Mine was in the attic.
It was in the attic of the small home where I grew up and it was above the hallway right outside my room. A small square of drywall in the ceiling could be lifted and slid to the side, revealing the attic within. It lived up there and it watched me. You know what I’m talking about, you understand. I know you do. Maybe yours was under the bed or in the closet, but you did have one. You had a monster. Something that watched you turn out the light and get in your bed and stared at you as you lay there frozen with fear because it knew you would not move, could not move. Even if you managed to move, to scream, to shake, to stutter out what you saw, no one would believe you. Because only you could see it. You were the only one who could see it because you were the only one it wanted.
This is the story of my monster.
I was six years old when I first saw it. It was a July summer and it was hot. I had hopped out of my bed to use the bathroom during the night like I usually did. I liked going pee at night because on hot nights the coolness of the tile floor felt good under my bare feet. It was dark in that bathroom, but not too dark to see thanks to the slivers of moonlight that tricked in from the small window and through the plastic shower curtain. I never turned on the light when I went to the bathroom because we lived in a small house and my Father told me never to turn on the light because it wakes him up and he hates that. My Father yelled a lot, especially when he was tired and I remember him being tired every day and every night. He also told me to sit down when I pee because it’s too loud. He said I could stand up and pee when I was either not in his house, or I was a man.
This small version of me sat quiet as a mouse on that cold toilet seat, buttocks resting on the ceramic, my paltry form so small only the sides of my hips kept me from being swallowed into the plumbing. Then it happened. A feeling of being watched, studied, like the very air itself was poking me. I knew in that instant I wasn’t alone. My breath stopped and the hot night turned cold quick. My eyes widened and my skin rippled. Without thinking, I turned towards the hallway and slowly looked up at the ceiling. The attic tile was there, but I saw something different: an open sliver of darkness where the attic tile had been lifted and slid to one side.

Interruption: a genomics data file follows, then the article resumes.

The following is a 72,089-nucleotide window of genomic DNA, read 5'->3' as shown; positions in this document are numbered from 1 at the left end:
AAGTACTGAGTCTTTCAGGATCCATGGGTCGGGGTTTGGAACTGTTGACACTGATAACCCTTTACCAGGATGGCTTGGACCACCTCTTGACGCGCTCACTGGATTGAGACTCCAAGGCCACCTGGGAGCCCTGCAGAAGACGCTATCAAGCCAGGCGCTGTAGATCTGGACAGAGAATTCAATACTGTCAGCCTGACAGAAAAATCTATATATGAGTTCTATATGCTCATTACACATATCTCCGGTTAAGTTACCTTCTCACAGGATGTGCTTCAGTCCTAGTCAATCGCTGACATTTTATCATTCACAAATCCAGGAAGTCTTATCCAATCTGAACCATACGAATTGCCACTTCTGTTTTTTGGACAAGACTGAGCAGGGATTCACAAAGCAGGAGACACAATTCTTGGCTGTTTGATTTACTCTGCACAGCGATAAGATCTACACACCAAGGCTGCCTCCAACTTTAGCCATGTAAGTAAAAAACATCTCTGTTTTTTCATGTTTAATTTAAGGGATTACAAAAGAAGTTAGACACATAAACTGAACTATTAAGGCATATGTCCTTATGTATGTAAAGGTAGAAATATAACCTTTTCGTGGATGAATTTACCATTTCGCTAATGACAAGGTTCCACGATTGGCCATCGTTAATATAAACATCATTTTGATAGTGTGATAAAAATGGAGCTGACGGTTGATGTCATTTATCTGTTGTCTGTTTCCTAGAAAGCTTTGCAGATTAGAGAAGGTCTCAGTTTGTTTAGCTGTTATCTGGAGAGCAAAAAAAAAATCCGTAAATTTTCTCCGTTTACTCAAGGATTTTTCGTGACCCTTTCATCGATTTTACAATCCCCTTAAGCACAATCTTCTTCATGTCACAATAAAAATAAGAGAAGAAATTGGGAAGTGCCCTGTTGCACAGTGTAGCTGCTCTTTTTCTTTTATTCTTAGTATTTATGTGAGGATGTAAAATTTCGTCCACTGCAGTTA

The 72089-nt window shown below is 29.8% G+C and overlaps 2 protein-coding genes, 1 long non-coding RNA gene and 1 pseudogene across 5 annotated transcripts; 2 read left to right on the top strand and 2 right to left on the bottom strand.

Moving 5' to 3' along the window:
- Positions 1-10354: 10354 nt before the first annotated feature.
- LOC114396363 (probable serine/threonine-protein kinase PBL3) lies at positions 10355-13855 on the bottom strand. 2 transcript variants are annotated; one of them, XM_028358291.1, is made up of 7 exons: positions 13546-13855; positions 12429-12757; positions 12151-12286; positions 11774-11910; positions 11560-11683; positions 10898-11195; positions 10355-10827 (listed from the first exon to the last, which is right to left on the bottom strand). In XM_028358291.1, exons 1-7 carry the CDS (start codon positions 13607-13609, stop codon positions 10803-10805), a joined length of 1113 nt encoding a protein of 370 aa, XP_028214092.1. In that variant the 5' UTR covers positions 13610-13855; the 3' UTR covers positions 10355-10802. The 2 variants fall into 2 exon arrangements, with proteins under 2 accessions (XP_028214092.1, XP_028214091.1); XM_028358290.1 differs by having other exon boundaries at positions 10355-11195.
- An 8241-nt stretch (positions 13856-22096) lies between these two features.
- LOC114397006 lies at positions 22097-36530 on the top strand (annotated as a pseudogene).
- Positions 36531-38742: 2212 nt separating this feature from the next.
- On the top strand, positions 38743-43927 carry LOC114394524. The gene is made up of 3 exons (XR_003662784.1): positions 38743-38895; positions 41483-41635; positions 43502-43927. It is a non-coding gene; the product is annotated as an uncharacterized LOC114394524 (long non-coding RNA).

Something was watching, looking at me. In the inky black of that attic, two dark pinkish eyes faded into view and stared right at me. I sucked in a breath and quickly glanced away. I wanted to scream, move, run. But I didn’t. I didn’t dare move. Maybe I chose not to move, or maybe I couldn’t even if I had wanted to. But I do remember feeling that if continued to look away and not meet its gaze, if I just didn’t stare back at it, it wouldn’t notice me. It would leave. It would slide that piece of drywall back into place with one of its black spindly legs and skitter through the splintered eaves of the roof of my small house and hungrily stalk some other prey. Someone else. Some other kid. Dear God, any other child in any another house, just not me. I sat there shivering for what seemed like hours. I didn’t dare make a sound. Then I heard a breathing, a rasping. Something was breathing with an open wet mouth and using nailed hands to inch that ceiling tile open even further. I wondered if it knew I saw it, or if it thought it had the element of surprise and in any instant it would pounce from that attic shadow and rip into me, chew on me, and feast. I felt I was going to die. I was going to die because I knew it had done this before. It was birthed by an endless age of carnivorous instinct and its thirst for flesh had sniffed out Me, a tiny human child. I started to silently cry when my eye caught something fall from the attic above. It was a silvery drip of pale saliva syruping onto the tile floor inches from my left foot and I screamed.